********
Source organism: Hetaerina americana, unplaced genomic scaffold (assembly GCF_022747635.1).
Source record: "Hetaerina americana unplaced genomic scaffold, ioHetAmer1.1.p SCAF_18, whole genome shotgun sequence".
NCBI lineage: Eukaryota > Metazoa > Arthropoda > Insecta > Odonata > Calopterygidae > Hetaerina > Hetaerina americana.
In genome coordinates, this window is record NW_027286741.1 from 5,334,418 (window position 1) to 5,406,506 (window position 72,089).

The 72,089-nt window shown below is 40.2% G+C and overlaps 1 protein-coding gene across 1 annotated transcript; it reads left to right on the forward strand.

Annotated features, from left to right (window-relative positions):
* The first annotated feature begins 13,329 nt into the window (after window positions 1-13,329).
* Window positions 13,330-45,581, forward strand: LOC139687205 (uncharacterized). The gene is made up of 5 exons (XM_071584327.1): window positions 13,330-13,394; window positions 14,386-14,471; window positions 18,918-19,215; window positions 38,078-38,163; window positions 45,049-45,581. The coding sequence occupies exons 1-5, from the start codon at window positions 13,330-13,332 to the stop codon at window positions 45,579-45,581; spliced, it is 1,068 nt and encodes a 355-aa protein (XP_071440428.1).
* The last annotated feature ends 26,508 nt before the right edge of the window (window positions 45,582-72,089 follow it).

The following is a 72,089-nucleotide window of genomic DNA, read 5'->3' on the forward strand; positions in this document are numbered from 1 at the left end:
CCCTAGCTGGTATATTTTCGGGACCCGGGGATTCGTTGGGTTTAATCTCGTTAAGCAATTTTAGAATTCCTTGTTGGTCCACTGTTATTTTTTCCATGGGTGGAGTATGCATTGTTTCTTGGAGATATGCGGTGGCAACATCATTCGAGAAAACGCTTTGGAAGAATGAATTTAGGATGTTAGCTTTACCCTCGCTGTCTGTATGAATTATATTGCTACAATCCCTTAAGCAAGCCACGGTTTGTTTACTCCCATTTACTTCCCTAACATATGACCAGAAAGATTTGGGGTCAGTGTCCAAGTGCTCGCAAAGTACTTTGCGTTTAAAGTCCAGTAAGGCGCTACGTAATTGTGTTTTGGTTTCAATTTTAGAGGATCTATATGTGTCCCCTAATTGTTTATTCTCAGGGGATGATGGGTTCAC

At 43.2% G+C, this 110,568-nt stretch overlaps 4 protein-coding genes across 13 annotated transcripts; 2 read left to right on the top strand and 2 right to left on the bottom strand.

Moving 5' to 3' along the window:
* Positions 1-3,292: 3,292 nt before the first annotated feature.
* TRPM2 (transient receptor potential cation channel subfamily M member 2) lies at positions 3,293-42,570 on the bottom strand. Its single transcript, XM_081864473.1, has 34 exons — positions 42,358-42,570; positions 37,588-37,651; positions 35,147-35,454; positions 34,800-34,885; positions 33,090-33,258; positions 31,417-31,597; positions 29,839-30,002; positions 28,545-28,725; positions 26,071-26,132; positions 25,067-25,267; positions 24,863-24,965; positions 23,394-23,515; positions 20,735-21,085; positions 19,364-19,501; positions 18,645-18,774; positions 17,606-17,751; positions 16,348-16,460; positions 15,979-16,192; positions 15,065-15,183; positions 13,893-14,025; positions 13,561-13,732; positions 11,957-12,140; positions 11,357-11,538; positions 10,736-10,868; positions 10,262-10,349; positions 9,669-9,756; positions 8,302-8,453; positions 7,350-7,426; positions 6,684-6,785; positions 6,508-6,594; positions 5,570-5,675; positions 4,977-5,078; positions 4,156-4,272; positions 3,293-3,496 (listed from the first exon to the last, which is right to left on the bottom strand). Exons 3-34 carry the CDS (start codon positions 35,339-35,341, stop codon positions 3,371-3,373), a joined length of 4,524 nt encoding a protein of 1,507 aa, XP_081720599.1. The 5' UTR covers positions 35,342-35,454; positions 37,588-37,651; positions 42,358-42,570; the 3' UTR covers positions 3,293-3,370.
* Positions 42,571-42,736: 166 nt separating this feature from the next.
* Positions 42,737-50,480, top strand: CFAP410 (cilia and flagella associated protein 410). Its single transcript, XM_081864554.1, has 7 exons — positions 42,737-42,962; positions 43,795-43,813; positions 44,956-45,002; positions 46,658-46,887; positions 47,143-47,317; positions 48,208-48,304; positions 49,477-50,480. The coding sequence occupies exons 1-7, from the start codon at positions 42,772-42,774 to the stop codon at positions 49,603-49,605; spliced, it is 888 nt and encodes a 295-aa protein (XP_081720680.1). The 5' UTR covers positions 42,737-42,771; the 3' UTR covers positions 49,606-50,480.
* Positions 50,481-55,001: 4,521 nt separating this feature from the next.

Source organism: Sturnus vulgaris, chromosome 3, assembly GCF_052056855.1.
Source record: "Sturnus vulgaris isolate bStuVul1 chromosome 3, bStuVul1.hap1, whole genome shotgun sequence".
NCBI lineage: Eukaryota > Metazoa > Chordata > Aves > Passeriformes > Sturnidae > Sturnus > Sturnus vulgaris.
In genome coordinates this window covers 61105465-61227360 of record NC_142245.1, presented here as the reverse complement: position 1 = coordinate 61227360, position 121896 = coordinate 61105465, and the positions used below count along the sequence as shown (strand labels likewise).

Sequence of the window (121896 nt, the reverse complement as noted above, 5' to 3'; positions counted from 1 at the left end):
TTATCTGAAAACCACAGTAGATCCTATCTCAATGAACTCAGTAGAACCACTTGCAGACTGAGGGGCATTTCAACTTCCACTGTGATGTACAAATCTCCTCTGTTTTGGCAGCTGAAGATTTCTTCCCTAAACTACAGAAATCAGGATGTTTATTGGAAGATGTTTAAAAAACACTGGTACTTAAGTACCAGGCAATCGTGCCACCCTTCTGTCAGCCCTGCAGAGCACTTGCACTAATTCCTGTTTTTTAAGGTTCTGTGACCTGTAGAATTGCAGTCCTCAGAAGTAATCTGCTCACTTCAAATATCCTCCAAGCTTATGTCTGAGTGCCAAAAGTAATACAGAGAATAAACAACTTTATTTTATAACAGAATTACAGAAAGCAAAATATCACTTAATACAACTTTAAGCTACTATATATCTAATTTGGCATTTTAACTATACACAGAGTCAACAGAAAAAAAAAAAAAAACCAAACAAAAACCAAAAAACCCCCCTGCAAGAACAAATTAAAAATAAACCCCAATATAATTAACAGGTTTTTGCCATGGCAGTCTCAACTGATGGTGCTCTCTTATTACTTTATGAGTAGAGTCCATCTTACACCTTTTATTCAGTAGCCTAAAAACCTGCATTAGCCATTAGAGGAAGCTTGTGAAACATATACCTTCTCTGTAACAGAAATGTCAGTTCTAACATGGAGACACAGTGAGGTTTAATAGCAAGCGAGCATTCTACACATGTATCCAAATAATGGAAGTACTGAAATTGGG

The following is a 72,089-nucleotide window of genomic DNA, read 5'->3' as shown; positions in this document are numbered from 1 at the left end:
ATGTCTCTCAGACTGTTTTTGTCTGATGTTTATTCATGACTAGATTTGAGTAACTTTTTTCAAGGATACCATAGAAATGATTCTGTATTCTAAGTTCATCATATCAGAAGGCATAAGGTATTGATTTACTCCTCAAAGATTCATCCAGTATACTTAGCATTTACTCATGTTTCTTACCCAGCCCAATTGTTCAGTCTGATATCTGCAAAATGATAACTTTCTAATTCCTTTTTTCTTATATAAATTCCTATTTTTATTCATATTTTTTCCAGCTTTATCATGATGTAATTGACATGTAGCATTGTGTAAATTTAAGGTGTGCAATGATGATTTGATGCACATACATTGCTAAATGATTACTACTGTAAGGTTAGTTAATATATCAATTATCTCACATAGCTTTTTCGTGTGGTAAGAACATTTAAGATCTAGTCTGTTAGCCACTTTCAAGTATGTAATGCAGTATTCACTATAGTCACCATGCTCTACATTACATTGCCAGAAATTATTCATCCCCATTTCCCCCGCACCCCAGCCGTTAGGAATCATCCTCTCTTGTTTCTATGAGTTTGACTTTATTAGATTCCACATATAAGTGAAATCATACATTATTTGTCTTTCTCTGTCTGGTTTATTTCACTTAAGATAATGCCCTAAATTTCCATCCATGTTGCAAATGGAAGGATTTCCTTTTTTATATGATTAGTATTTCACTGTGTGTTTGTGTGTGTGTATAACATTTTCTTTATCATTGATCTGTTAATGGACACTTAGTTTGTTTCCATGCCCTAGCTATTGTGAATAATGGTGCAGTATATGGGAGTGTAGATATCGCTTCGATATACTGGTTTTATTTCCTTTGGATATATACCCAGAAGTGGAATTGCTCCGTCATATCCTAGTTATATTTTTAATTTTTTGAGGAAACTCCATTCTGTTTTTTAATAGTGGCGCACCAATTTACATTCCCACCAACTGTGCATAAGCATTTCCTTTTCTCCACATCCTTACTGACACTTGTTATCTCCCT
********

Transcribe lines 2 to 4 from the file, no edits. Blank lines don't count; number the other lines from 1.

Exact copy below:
Source record: "Hetaerina americana unplaced genomic scaffold, ioHetAmer1.1.p SCAF_18, whole genome shotgun sequence".
NCBI lineage: Eukaryota > Metazoa > Arthropoda > Insecta > Odonata > Calopterygidae > Hetaerina > Hetaerina americana.
In genome coordinates, this window is record NW_027286741.1 from 5,334,418 (window position 1) to 5,406,506 (window position 72,089).